MuzellecMT09. 99 H10243. SBM segmentation. Luxe en Chine : 3 générations de clients et un enjeu digital. Update 5A community. 5A extensions. Update SBM : luxe. Update 5A extensions. A brand to call your own: Ad people who became great entrepreneurs. Advertising people make great entrepreneurs.
Obviously, I’m not referring to those (like me) who start their own agencies. I’m talking about the people who choose to stop looking after other people’s brands and start doing it for themselves. People who take responsibility not just for communications but for suppliers, production, retail, finance, legal… the whole shooting match.
Advertising quickly exposes you to a huge range of consumer types, business models and marketing challenges. You get to sit in the jump seat behind brand owners as they pilot their brands through the stormy skies of competitive markets.
Coca-Cola crashes out of world's top 10 brands. The 130-year-old soft drink brand has been a mainstay of the global top 10 by brand value since the BrandZ report was launched in 2006 and it was placed third after Microsoft and GE.
But it was soon overtaken by the likes of Google and by last year had slid down to 8th place, albeit its brand value continued to grow year by year, as the chart below demonstrates. Millward Brown’s BrandZ valuation process takes the financial value created by a brand in US dollars and multiplies it by the proportion of that value generated by the brand contribution alone.
That brand contribution is derived from consumer research that quantifies how much of the volume people purchase and how much of the price premium people pay can be attributed to brand equity.
ComeClean x Maya Rudolph: Q&A with Seventh Generation's Joey Bergstein. Seventh Generation, the producer and distributor of environmentally safe household products, is about to launch a $15 million advertising campaign starring comic actress and comedian Maya Rudolph.
It’s unusual for green brands to use celebrities for endorsements and the Rudolph campaign is only Seventh Generation’s second foray into television since its founding in the mid-1980s. In three commercials, the Bridesmaids actress calls out bargain-brand detergents with dyes and toxic chemicals and promotes the efficacy of green cleaners. Soul Jam’: Kia Brings Back Music-Loving Hamsters for Memorial Day. Kids may tire of hamsters after a couple of years, but not the brand executives at Kia: They are bringing back their animatronic crew of hamsters to promote the Soul small car in the most ambitious effort yet.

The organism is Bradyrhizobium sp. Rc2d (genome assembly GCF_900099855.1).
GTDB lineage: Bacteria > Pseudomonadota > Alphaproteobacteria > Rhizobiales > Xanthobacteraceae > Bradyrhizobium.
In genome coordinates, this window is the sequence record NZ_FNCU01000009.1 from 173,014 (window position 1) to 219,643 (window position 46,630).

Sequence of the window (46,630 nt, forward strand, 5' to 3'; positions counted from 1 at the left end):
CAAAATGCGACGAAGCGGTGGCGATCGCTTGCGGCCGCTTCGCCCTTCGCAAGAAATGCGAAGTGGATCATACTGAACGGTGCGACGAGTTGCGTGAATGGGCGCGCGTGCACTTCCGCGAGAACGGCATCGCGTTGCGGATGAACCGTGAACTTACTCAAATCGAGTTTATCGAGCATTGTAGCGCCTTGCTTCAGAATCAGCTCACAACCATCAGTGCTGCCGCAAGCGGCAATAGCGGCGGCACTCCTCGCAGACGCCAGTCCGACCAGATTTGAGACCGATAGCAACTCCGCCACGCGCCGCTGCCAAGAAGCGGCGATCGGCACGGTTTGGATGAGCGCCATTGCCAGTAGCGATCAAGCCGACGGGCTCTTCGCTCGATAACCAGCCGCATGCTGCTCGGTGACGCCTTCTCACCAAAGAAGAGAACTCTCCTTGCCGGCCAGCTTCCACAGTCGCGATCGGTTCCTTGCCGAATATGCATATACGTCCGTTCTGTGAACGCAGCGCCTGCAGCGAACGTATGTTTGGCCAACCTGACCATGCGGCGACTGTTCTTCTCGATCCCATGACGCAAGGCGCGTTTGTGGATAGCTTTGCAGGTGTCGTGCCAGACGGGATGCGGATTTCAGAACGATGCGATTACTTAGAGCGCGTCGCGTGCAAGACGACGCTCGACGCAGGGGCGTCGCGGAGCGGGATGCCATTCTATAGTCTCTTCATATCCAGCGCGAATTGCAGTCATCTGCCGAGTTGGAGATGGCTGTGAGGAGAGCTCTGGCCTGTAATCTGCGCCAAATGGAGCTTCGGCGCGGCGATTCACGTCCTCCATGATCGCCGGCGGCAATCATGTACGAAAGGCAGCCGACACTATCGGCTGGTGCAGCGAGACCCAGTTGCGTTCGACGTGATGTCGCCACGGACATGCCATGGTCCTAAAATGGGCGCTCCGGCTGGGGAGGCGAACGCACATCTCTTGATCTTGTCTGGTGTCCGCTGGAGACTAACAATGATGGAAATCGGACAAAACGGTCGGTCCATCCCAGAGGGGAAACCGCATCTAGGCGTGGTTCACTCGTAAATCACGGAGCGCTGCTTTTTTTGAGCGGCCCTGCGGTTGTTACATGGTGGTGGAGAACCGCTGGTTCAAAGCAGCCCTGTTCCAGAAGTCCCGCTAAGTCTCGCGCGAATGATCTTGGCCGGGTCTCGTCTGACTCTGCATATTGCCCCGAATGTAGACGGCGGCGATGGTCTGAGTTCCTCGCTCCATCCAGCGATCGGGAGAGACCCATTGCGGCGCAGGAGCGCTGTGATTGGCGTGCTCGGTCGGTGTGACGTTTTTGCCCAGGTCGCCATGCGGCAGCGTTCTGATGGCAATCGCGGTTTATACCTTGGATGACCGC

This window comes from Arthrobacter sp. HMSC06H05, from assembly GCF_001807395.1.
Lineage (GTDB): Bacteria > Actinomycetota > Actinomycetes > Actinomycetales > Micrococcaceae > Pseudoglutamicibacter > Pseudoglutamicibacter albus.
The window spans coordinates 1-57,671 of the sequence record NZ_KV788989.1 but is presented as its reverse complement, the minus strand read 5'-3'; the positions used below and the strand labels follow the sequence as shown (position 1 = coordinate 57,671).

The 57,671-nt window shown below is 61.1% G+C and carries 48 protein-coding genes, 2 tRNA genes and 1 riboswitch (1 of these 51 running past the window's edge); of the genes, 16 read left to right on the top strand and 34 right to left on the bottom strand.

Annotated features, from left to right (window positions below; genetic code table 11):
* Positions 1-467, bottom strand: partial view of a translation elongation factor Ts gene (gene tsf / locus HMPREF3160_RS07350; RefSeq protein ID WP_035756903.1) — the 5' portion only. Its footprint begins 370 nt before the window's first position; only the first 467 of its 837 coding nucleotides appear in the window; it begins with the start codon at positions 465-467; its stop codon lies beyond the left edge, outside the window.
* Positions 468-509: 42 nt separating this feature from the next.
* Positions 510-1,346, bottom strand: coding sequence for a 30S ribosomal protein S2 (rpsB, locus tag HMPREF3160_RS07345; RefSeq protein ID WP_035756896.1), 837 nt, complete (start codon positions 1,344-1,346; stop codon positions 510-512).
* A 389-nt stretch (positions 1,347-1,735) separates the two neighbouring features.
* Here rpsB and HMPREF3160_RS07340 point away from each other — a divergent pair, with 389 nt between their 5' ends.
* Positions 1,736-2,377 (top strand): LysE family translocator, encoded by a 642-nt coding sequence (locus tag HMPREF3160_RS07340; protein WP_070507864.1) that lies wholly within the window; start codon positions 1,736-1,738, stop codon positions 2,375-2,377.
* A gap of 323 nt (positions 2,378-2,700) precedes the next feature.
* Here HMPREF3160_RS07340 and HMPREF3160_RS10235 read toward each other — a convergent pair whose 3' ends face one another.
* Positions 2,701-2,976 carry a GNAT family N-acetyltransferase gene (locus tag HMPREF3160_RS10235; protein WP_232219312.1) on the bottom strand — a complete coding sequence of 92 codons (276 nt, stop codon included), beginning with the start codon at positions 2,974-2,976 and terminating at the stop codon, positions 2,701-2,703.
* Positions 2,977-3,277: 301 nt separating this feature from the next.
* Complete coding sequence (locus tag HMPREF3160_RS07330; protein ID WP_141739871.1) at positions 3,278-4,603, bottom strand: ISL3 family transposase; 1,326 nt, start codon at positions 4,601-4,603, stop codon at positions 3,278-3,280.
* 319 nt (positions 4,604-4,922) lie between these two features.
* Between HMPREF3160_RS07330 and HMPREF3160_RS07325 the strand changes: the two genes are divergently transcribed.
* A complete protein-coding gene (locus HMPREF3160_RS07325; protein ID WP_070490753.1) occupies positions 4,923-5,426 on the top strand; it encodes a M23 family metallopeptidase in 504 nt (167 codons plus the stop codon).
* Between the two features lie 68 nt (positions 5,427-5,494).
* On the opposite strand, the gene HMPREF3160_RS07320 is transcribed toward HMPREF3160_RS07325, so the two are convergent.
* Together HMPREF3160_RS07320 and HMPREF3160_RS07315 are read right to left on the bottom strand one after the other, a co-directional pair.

Launching on Friday with a 60-second “Soul Jam” spot on more than 34,000 movie screens for the busy Memorial Day cinema weekend, the “The World Needs More Soul” campaign gives Kia’s quirkily boxy, fun-loving Soul model an upbeat message of cultural and global unity using a catchy new tune that transforms the classic “Dueling Banjos” into an internationally inspired anthem. In a longer online form of “Soul Jam,” Nathaniel Rateliff, front man of roots sensation Nathaniel Rateliff & the Night Sweats, trades guitar licks with a banjo-playing hamster who arrives on the scene—in a Soul, of course.
Then more hamsters join the fray, and so do hundreds of humans (and other colors of Soul), all racing to a Central Park-like setting with their instruments. Mailer InnovAward ENG 1501. Why brands are applying the principles of psychology to design. There is more to design than meets the eye.
In order to stand out in an increasingly crowded marketplace, brands including Heinz, Oxo and the RAF are applying the principles of psychology and using neuroscience techniques to create designs that resonate with consumers in both an immediate and lasting way. Psychological principles – concerning behaviour, attitudes, aspirations and motivations – can help brands understand how their logos or packaging make consumers react. All visuals create a pattern of attention, which is why it is so important for brands to give designs a clear focus, as humans have limited attention spans, explains psychologist Nathalie Nahaï.
Update SBM rentree 2016. Update 2A sustainability. Ben & Jerry’s: Why standing for a cause can build stronger customer bonds. The ice cream brand breaks its social message down into ethical product sourcing and responsible manufacturing, alongside advocacy work on issues such as marriage equality and climate change.
Ben & Jerry’s picks an issue then finds a local story, such as teaming up with civil rights campaign group Hope Not Hate to encourage Londoners to vote in the recent mayoral election on 5 May, says global digital marketing manager Mike Hayes. The campaign was also tied to a product: Ben & Jerry’s limited edition election version of its chocolate fudge brownie flavour, called ‘Give a Fudge’. Hayes acknowledges that it is important not to lose sight of the economic mission and if possible it is best to intertwine the product into the social strategy. “We work out our own values and then go to the movement and see how we can be the most helpful,” says Hayes. Why brands should take a lesson from Unilever on sustainability.
It is a message that eco-ethical business people have been pushing up the levels to big brands for years.
Many brands that have gained a valuable foothold in established markets, like Innocent, Pret, Lush, Ella's Kitchen, Method, have ethics at their core. These brands are also defined as ‘disruptive innovators’, so now everyone from CEOs to CSR executives are talking about disruption and how innovation can improve sustainability. Phrases like 'there’s no business as usual anymore," and "the old economic systems are no longer fit for purpose" may roll off the PR scriptwriters' pens but it’s essentially true. It’s not just technology that’s forcing change, but a massive change in values, especially among the valuable middle classes and Millennials.